|Project Summary: A former wheat field in Ohio was transformed into a 171-acre coastal wetland along western Lake Erie.|
Project name: Ottawa National Wildlife Refuge wetland restoration.
Location: Oak Harbor, Ohio.
Description: Coastal wetlands are valuable natural resources that provide a variety of functions in freshwater ecosystems. Wetlands filter pollutants out of stormwater before it reaches lakes and rivers, control flooding and provide habitat for plants, fish, wildlife and insects. Wetlands were widespread across the Great Lakes prior to European immigrants settling the region in 1800s. Since then, the Great Lakes watershed has lost 62 percent of its original wetlands, and some parts of the region have lost more than 90 percent of these habitats, according to Ducks Unlimited. The loss of wetlands has fragmented Great Lakes ecosystems and eliminated habitat that is critical to waterfowl. To counter the loss of wetlands, which continues despite laws designed to protect the natural features, groups like Ducks Unlimited and The Nature Conservancy are working with the federal government to restore coastal wetlands. In 2013, those groups joined forces on a $1.3 million project to restore 2,500 acres of marsh (including nearly 600 acres of wetlands) in the western Lake Erie basin. The first phase of the project, which created a 171-acre wetland in a former wheat field, included the installation of water control devices, pumps and fish ladders. The fish ladders allow desirable species to enter the wetland while keeping out destructive species, such as carp. The restored marsh and wetlands provide new habitat for fish and wildlife, control flooding and reduce the amount of polluted runoff that reaches Lake Erie.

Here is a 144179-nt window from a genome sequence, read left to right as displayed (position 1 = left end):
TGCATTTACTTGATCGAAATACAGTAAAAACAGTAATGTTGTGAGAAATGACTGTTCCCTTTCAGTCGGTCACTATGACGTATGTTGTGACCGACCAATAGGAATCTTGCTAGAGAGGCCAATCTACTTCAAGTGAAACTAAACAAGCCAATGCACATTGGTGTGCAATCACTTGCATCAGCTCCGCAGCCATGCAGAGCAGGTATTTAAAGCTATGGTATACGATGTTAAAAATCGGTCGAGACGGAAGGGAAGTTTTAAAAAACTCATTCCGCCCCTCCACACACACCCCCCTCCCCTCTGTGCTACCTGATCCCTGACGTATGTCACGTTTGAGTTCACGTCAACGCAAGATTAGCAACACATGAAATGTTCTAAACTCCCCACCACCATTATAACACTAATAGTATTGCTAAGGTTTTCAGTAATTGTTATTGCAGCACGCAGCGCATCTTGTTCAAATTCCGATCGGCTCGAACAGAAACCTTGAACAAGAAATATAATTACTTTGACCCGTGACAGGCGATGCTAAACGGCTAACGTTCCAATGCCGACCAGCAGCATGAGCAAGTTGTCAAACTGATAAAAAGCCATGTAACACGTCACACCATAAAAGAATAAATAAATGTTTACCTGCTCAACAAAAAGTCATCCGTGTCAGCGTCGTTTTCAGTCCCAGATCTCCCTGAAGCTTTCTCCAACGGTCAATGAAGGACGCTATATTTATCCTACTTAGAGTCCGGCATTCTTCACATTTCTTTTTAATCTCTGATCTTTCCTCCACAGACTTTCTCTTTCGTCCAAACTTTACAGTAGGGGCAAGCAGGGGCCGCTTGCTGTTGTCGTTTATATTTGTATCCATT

Approximate cost of project: $1.3 million, which was provided by the Great Lakes Restoration Initiative through the National Oceanic and Atmospheric Administration’s habitat restoration program.
Resource challenges addressed: Loss of wetlands, coastal flooding and loss of habitat for fish and migratory birds.
Key partners (public and private): Ducks Unlimited, The Nature Conservancy, U.S. Fish and Wildlife Service, the National Oceanic and Atmospheric Administration and the U.S. Environmental Protection Agency.
Types of jobs created: Biologists, hydrologists, ecologists, heavy equipment operators and general laborers.
Results and accomplishments: The first phase of the project created a 171-acre wetland that will support more fish and provide additional habitat for migratory birds.
Web site: www.fws.gov/midwest/news/OttawaGLRI.html